Last night M and I were hanging around engaged in our own version of parallel play: she was playing on my computer and I was lying around on the bed reading a book.
We do a lot of parallel play in our household: there are times when I'm on my computer, and F is on his, and M is watching the television with the headphones on. The completely cyborg family, plugged into our various virtual worlds.
But last night we stepped out of this in the most unexpected way, via the medium of the telephone.
I noticed M had started playing with my home office phone, so I took the other phone and called her.
Hello, is M home?
No, she replied, feigning a British accent, M is out.
Railly, Miss M's out? I said, also affecting a British accent. Where has she gone?
She's out—on a date—she said, emphatically.
A date? Railly? And with whom has she gone on a date?
She's gone on a date with Brian? Why that's splendid! And wherrrre have they gone?
They've gone to the park. They're sitting on a bench . . . kissing.
Oh my, they're kissing. Well, that sounds very very . . . grown-up.
Yes, they're kissing. And Susan came over and she is the most be-u-ti-ful girl and Brian went with her.
Oh my. That sounds awful. How did M feel about that?
M was sad—very sad. But then Max came and she went with Max.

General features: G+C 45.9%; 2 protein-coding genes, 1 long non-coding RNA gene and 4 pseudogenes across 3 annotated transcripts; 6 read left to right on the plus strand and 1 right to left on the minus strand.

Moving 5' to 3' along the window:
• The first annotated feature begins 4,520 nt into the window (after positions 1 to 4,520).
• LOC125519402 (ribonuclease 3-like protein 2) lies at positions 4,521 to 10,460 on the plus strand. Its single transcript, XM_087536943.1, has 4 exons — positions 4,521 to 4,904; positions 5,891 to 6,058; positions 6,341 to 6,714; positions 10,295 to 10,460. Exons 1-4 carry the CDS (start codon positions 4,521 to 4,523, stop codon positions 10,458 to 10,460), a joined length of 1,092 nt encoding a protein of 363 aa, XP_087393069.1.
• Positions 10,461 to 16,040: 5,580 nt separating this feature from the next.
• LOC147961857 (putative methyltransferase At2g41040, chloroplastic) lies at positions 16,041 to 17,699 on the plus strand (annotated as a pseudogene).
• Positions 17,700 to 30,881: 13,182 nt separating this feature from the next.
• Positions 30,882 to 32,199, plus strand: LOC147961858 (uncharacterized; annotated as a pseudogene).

Raillly? She went off with Max.
Oh yes . . . and they went to the carnival.
Oh splendid. And what did they do there?
They went, she said, in the tunnel of luvvvvv.
And on and on and on the narrative went. Soon M was back with Brian because Arnold came along and broke up Brian and Susan.
I was reminded of an R-rated movie called Bob & Ted & Carol & Alice that I never saw because I was too young when it came out. If M's narrative continued much further we'd soon be getting into the restricted rating.
Then, growing tired of storytelling, she shreiked: April fools april fools april fools. I tricked you. Happy pranks day happy pranks day.
Fiction. The girl is writing fiction. Steamy romance novels, if I have the genre correct. Unlike the memoir author so recently dragged through the mud, Miss M seems to have clear ideas about fiction and nonfiction.
And this is the child with social deficits.
So how did this flood gate of narrative open from the girl with the significant expressive language disorder.
My guess is that it was because we weren't looking at each other . . . we were talking to each other on the phone, sitting in the same room, but looking in opposite directions. There was no nonverbal communication to understand, just the narrative, her own narrative of Brian & Max & M & Susan, and it was play.
Keywords: autism • Asperger's Syndrome • ADHD • learning disabilities • James Frey